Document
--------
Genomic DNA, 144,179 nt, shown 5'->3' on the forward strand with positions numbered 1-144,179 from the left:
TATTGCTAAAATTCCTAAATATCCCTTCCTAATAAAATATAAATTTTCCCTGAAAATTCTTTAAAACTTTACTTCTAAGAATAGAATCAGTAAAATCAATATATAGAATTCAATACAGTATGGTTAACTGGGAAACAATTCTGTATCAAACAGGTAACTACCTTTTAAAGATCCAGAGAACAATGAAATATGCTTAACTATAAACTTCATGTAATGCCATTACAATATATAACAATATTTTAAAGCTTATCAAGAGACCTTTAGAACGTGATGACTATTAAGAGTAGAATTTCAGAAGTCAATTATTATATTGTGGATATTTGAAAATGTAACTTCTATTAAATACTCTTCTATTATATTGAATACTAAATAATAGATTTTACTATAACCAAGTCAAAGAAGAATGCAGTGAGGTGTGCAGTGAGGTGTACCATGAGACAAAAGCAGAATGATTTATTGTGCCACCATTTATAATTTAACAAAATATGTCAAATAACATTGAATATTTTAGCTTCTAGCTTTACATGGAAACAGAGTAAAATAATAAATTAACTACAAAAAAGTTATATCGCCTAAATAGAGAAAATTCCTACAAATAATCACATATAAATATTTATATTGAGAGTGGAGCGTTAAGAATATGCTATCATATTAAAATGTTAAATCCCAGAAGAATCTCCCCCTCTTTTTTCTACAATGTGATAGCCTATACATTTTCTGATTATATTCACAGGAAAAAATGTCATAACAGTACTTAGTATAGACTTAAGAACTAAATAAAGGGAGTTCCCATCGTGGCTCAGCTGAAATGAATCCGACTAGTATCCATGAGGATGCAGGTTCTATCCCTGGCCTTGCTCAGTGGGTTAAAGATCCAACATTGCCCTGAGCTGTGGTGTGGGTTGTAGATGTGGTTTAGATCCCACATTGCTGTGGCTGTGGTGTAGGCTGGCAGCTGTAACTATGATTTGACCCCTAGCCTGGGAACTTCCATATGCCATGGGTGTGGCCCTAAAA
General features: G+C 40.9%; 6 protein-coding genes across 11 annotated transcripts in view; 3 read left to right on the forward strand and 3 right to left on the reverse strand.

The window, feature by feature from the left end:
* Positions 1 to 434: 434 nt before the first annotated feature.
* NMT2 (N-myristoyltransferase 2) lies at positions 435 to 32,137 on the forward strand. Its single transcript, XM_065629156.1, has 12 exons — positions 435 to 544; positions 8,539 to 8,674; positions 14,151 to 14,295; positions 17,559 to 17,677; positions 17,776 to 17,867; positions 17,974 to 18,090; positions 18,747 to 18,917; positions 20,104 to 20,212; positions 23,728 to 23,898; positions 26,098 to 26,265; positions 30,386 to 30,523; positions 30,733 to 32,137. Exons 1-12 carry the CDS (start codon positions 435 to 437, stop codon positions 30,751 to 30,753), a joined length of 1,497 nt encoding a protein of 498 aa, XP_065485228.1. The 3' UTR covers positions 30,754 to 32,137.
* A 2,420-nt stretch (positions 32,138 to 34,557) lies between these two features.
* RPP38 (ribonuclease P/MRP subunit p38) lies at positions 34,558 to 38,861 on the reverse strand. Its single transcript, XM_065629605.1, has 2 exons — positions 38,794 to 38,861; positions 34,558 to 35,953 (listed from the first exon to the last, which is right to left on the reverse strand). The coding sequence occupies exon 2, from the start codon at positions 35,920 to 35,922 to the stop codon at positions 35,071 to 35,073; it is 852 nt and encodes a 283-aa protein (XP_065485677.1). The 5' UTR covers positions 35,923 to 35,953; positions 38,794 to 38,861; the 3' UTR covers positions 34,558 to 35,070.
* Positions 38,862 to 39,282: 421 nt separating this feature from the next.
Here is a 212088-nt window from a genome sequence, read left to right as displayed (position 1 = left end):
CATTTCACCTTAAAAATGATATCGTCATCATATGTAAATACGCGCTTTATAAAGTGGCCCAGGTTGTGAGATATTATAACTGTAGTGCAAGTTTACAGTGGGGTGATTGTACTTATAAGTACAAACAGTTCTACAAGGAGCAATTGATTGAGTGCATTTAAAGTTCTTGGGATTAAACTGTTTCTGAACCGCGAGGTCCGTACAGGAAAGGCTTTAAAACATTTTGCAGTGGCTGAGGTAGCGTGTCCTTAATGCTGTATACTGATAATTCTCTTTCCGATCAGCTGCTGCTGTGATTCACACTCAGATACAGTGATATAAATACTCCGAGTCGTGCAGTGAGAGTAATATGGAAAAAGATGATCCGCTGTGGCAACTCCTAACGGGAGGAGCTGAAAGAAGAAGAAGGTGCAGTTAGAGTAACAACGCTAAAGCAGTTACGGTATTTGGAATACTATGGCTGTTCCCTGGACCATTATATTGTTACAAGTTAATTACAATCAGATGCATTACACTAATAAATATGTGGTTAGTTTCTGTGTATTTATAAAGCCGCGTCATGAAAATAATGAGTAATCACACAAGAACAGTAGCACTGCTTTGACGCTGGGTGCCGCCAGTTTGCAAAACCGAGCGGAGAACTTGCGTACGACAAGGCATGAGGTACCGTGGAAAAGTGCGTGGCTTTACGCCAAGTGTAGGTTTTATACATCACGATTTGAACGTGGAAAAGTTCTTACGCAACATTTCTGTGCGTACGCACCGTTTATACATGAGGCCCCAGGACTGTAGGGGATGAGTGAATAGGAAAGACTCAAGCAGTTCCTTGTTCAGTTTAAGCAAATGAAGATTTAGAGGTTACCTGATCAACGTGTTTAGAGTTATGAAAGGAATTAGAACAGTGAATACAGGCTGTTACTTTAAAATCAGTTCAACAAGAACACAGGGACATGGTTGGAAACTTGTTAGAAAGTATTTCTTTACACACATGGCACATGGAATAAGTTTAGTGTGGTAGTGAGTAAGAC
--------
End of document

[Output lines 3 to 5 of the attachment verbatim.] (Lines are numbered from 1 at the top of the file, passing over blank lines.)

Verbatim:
General features: G+C 40.9%; 6 protein-coding genes across 11 annotated transcripts in view; 3 read left to right on the forward strand and 3 right to left on the reverse strand.

The window, feature by feature from the left end:
* Positions 1 to 434: 434 nt before the first annotated feature.